Business owners and managers are being sought to join a mentoring scheme to support young people with employability and enterprise skills.
Sadie Sharp, founder of youth development firm The Platform Project based in Dorcan, Swindon, has launched the scheme at a time when job prospects for young people are shrinking.
The social enterprise seeks to support those who have not thrived and are, for whatever reason, not in or are at risk of not being in employment, education or training. The need is greater now than ever with Covid-19 rapidly increasing the rates of youth unemployment.
Sadie said: “We are able to keep supporting young people in Swindon during lockdown, albeit in smaller groups, because the needs of those we support are so significant.
"We have more and more young people in the town who need help to transition to the next phase of their lives - they may not have done well at school, they may have had family issues which impacted on their development, or they may have personal challenges which makes them less able to move into work and thrive in life.”
The company runs a number of small-scale youth-led businesses, including the youth magazine #iDare, a digital media marketing agency and a printed goods business, where the young adults do everything normal in business including managing social media, liaising with customers, making decisions, and managing project finances.
“We know from the young people we have already worked with, that with a little bit of supported hands-on experience in a ‘real’ training workplace can act as a rapid transition into the world of work and change their lives with life options that never existed for them before.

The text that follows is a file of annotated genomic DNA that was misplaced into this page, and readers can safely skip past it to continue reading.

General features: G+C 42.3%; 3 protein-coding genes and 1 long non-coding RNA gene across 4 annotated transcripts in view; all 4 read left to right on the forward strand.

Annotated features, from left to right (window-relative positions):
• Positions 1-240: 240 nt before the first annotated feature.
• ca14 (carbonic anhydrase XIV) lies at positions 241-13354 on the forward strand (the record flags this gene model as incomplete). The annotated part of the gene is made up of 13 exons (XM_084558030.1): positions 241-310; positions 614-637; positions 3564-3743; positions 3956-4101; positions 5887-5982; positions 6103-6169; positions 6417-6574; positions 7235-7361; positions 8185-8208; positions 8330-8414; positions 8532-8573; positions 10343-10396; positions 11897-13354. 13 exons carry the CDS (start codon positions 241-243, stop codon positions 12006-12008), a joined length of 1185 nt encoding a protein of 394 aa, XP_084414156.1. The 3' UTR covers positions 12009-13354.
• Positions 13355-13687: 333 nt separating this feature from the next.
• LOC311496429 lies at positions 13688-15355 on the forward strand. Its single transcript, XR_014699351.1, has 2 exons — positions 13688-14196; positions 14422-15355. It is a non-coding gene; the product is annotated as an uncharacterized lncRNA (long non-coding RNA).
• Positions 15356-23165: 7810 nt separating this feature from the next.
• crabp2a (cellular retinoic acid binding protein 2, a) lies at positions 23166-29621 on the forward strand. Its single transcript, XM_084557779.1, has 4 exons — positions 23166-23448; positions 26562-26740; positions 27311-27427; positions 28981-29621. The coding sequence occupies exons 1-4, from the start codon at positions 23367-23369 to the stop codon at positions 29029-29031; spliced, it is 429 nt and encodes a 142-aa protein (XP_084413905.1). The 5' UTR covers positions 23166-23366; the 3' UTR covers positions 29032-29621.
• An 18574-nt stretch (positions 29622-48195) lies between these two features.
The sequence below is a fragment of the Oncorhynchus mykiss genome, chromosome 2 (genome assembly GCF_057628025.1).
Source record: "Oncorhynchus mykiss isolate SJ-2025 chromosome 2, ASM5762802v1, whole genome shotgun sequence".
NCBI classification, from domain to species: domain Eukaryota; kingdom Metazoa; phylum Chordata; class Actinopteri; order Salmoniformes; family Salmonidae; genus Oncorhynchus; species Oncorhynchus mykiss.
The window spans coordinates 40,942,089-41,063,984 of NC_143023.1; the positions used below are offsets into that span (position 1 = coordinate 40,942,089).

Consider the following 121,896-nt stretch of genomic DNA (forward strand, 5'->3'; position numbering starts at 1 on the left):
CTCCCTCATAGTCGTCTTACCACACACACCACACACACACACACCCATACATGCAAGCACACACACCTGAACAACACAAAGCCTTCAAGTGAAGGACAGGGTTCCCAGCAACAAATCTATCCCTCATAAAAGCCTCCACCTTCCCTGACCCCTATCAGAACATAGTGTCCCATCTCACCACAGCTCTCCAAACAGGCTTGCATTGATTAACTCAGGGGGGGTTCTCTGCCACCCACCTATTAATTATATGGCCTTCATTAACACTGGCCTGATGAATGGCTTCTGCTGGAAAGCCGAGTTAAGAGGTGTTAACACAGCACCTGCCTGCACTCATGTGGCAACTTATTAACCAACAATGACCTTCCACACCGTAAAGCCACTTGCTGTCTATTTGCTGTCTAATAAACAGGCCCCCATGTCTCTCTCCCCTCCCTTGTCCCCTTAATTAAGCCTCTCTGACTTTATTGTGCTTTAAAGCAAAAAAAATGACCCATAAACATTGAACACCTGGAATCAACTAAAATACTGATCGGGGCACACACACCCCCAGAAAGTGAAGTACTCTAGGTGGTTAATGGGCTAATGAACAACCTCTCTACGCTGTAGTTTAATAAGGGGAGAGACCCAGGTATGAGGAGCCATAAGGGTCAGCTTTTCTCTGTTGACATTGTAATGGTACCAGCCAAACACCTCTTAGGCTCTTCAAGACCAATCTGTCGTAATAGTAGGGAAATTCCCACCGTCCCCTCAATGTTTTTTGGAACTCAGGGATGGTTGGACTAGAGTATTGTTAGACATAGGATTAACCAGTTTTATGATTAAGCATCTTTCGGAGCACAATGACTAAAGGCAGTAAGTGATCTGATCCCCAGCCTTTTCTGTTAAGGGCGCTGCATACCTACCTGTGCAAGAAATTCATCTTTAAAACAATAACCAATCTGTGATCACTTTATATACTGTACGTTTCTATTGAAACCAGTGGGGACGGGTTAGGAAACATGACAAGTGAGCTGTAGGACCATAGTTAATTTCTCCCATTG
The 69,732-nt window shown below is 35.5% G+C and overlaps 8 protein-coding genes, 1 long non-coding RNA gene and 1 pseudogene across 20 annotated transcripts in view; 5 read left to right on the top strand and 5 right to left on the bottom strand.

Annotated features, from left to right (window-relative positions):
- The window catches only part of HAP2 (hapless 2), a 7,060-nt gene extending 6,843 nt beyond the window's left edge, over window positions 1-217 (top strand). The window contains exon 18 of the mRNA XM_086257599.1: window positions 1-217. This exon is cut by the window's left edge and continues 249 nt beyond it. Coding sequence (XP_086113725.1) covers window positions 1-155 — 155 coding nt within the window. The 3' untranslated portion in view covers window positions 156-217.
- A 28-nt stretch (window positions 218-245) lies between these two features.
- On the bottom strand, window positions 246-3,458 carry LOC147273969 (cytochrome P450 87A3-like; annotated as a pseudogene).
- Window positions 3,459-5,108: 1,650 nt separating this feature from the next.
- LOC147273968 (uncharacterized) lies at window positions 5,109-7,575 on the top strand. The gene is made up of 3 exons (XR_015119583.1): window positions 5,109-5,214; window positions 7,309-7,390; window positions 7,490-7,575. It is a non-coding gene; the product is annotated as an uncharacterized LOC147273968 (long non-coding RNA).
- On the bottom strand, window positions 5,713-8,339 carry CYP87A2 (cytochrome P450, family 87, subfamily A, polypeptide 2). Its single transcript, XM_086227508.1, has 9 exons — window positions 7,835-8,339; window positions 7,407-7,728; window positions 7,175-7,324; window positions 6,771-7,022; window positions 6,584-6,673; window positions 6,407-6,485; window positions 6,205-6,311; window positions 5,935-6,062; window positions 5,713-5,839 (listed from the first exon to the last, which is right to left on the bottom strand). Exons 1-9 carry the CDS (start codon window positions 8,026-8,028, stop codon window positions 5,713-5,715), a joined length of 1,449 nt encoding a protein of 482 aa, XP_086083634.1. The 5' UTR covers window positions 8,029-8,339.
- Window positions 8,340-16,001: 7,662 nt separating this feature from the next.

"They come in to ‘work’ in our youth-led businesses, and they leave us with such a significantly increased skillset and confidence level that almost all of them go on to get jobs or even start their own freelance business activities.”
The young people, aged between 16 and 21, will be paired with a mentor who will support them and guide them– whether that be to try and secure work in their chosen field, secure more CV building opportunities like work experience, or even to start their own business and perhaps earn money from their hobbies and interests.
Sadie said: “Many young people come here feeling quite aimless - they often have no career path in mind and have no idea how to find their feet in the world, and trying to change that on your own is a daunting task at the best of times, let alone in times of a national pandemic when the competition for any opportunity has increased tenfold.
"Pairing up with an established professional who has overcome challenges and developed their own career or business can transform their confidence and can also help them to build up their own network of contacts so that they can transition into their working lives.”
Sadie and her team are looking for a range of volunteer mentors who have experience across all sectors and roles, including those who may have:
- Built and run their own business, possibly from a challenging background.
- Had a successful career and overcome challenges to achieve their goals.
- Followed a career path to a high level of achievement and wants to support a young person find their feet in the world of work.
- Retired or semi-retired from a successful career, profession or trade who wants to support someone at the beginning of their working life.
- Someone who took a hobby or a passion and turned it into a side-line business – as many young people struggle to get full-time work now.
The mentor will be working with the young person for a couple of hours each week one to one. Each pairing is for six months and includes regular supervision to ensure the mentors are supported.